Dory vessel safety

Dory operations are a type of tender operation that involve a fleet of small boats with only one or two people on board, fishing in a designated zone and reporting to a parent vessel overseeing their activities. Operators and crew of these types of operations face unique safety challenges and risk.
Image of domestic commercial vessel dory/tender operations

Dory vessel safety campaign

Installing a radio and registering beacons on-board all dories, ensuring crew wear life jackets, and equipping the vessel with the right safety gear is a good place to start in making sure your crew are safe.

You’ll also see us out and about conducting targeted education and compliance activities with Queensland Police Service and Queensland Boating and Fisheries Patrol as part of our push to reduce dory incidents and prevent deaths at sea.

Know when to use a beacon or other type of communications

Distress beacons help save lives every day, but there’s a quicker way for dories to call for help.

If a vessel breaks down, it’s faster to call someone nearby than to wait for a rescue service, so make sure you equip dory vessels with a marine radio, mobile or satellite phone.

If you own or operate a dory vessel, it’s your responsibility to ensure the safety of your crew at all times.

Dories without phones or radios not only puts lives at risk, it can lead to unnecessary search and rescue responses.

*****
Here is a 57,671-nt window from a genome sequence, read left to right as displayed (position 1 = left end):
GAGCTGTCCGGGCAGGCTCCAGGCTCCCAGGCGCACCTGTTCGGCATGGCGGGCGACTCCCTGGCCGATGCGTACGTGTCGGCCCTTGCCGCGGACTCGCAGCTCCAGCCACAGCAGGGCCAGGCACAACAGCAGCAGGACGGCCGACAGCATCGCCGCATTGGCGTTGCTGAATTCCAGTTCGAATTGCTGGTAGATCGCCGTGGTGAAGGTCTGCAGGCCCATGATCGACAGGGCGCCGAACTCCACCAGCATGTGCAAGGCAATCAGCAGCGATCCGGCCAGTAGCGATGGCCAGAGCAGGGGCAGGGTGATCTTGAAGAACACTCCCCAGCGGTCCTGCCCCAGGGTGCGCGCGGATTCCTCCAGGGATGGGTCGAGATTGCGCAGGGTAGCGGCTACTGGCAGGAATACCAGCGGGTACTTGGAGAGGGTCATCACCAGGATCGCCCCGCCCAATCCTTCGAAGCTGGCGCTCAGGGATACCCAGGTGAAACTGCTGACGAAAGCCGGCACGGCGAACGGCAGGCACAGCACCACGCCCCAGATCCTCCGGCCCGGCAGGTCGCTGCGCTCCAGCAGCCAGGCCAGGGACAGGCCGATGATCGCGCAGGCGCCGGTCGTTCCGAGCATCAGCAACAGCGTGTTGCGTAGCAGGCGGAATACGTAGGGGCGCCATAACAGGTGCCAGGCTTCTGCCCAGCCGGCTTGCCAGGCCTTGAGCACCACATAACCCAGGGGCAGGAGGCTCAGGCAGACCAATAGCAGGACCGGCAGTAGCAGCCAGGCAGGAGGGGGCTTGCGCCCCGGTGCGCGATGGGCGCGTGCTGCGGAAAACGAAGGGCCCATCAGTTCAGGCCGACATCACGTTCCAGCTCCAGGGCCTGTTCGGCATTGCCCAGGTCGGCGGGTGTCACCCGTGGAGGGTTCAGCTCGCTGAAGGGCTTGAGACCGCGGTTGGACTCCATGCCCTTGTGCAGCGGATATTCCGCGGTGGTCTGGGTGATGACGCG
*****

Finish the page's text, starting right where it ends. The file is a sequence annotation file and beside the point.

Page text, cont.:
In a distress situation, use a phone or radio first to alert the parent vessel or marine rescue.

If neither are available, or there isn’t time, activate a beacon.

That way our search and rescue services are available for life-threatening emergencies.

Keeping crew safe at sea

Equipping crew with the right safety equipment is part of the national law and includes making sure your crew can call for help when they need it.

The best way for a dory to maintain contact with the parent vessel is with a phone or radio and within visual contact.

So if a dory vessel breaks down, runs out of fuel, or there’s an emergency, the crew can quickly call for help from someone close by.

In a genuine emergency, a radio or phone will also help rescuers communicate with the crew and find out the vessel’s position, nature of distress, number of people on board, and type of assistance needed.

How to use a beacon

Before setting out, ensure all beacons are registered and the details are up to date—online registration is easy and you can update your registration details anytime.

The way to activate a beacon depends on the make and model. Check the manufacturer’s instructions before you head out to sea.

EPIRBs should only be used when a vessel is in genuine distress, as it results in an immediate search and rescue operation. 

Make sure the beacon is stored in a safe, dry place so it can’t be set off accidentally.

If a beacon is activated accidentally, switch it off and call the AMSA Response Centre on 1800 641 792. There is no penalty for accidental activation.


  • Use a radio or phone to maintain contact between dory and parent vessel
  • Only deploy a beacon in a life-threatening situation

Register your beacon at

Last updated: 

Thursday 3 September 2020